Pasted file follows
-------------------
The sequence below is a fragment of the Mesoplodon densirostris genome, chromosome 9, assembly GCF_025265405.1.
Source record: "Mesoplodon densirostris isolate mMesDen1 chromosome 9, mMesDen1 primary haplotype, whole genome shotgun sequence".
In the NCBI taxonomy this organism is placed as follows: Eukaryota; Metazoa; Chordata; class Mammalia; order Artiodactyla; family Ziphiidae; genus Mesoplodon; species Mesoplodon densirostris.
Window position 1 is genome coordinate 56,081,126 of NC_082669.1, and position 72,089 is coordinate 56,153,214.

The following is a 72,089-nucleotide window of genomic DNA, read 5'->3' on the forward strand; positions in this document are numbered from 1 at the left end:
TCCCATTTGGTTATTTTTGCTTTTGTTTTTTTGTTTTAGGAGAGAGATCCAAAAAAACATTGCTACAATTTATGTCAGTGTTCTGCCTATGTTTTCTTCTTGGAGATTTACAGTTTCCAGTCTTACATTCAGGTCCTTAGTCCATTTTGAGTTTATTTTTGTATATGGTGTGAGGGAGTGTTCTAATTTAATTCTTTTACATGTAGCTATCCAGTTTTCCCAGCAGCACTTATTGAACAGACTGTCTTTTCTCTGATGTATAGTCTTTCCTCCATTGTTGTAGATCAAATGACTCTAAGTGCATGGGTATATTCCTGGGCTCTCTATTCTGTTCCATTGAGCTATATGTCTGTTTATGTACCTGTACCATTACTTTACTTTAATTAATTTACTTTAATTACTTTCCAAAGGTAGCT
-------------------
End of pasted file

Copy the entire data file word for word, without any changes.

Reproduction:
The sequence below is a fragment of the Mesoplodon densirostris genome, chromosome 9, assembly GCF_025265405.1.
Source record: "Mesoplodon densirostris isolate mMesDen1 chromosome 9, mMesDen1 primary haplotype, whole genome shotgun sequence".
In the NCBI taxonomy this organism is placed as follows: Eukaryota; Metazoa; Chordata; class Mammalia; order Artiodactyla; family Ziphiidae; genus Mesoplodon; species Mesoplodon densirostris.
Window position 1 is genome coordinate 56,081,126 of NC_082669.1, and position 72,089 is coordinate 56,153,214.

The following is a 72,089-nucleotide window of genomic DNA, read 5'->3' on the forward strand; positions in this document are numbered from 1 at the left end:
TCCCATTTGGTTATTTTTGCTTTTGTTTTTTTGTTTTAGGAGAGAGATCCAAAAAAACATTGCTACAATTTATGTCAGTGTTCTGCCTATGTTTTCTTCTTGGAGATTTACAGTTTCCAGTCTTACATTCAGGTCCTTAGTCCATTTTGAGTTTATTTTTGTATATGGTGTGAGGGAGTGTTCTAATTTAATTCTTTTACATGTAGCTATCCAGTTTTCCCAGCAGCACTTATTGAACAGACTGTCTTTTCTCTGATGTATAGTCTTTCCTCCATTGTTGTAGATCAAATGACTCTAAGTGCATGGGTATATTCCTGGGCTCTCTATTCTGTTCCATTGAGCTATATGTCTGTTTATGTACCTGTACCATTACTTTACTTTAATTAATTTACTTTAATTACTTTCCAAAGGTAGCT